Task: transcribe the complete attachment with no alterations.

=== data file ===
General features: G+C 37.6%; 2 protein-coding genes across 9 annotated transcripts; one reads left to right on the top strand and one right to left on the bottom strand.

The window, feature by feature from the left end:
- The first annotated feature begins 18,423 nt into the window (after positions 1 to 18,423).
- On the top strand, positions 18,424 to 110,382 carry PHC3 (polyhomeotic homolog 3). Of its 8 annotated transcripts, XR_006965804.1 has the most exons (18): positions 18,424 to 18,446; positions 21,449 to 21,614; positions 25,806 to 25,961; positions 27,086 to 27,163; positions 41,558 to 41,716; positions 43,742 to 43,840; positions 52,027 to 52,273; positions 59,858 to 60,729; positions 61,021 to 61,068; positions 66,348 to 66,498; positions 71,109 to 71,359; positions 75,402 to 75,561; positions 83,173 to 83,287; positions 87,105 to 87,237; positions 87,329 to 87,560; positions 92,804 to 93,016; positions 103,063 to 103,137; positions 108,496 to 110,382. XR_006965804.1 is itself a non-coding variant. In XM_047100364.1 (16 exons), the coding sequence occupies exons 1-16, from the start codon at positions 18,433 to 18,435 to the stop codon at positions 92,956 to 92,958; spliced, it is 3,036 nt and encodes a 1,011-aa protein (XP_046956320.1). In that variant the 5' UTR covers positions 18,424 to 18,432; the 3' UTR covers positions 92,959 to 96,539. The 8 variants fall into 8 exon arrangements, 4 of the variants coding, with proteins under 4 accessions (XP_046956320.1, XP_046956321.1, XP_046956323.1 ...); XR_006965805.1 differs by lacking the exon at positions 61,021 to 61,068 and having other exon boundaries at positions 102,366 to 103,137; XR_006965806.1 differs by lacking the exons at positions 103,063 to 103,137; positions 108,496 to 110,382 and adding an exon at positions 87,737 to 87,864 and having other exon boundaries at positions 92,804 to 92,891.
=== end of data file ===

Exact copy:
General features: G+C 37.6%; 2 protein-coding genes across 9 annotated transcripts; one reads left to right on the top strand and one right to left on the bottom strand.

The window, feature by feature from the left end:
- The first annotated feature begins 18,423 nt into the window (after positions 1 to 18,423).
- On the top strand, positions 18,424 to 110,382 carry PHC3 (polyhomeotic homolog 3). Of its 8 annotated transcripts, XR_006965804.1 has the most exons (18): positions 18,424 to 18,446; positions 21,449 to 21,614; positions 25,806 to 25,961; positions 27,086 to 27,163; positions 41,558 to 41,716; positions 43,742 to 43,840; positions 52,027 to 52,273; positions 59,858 to 60,729; positions 61,021 to 61,068; positions 66,348 to 66,498; positions 71,109 to 71,359; positions 75,402 to 75,561; positions 83,173 to 83,287; positions 87,105 to 87,237; positions 87,329 to 87,560; positions 92,804 to 93,016; positions 103,063 to 103,137; positions 108,496 to 110,382. XR_006965804.1 is itself a non-coding variant. In XM_047100364.1 (16 exons), the coding sequence occupies exons 1-16, from the start codon at positions 18,433 to 18,435 to the stop codon at positions 92,956 to 92,958; spliced, it is 3,036 nt and encodes a 1,011-aa protein (XP_046956320.1). In that variant the 5' UTR covers positions 18,424 to 18,432; the 3' UTR covers positions 92,959 to 96,539. The 8 variants fall into 8 exon arrangements, 4 of the variants coding, with proteins under 4 accessions (XP_046956320.1, XP_046956321.1, XP_046956323.1 ...); XR_006965805.1 differs by lacking the exon at positions 61,021 to 61,068 and having other exon boundaries at positions 102,366 to 103,137; XR_006965806.1 differs by lacking the exons at positions 103,063 to 103,137; positions 108,496 to 110,382 and adding an exon at positions 87,737 to 87,864 and having other exon boundaries at positions 92,804 to 92,891.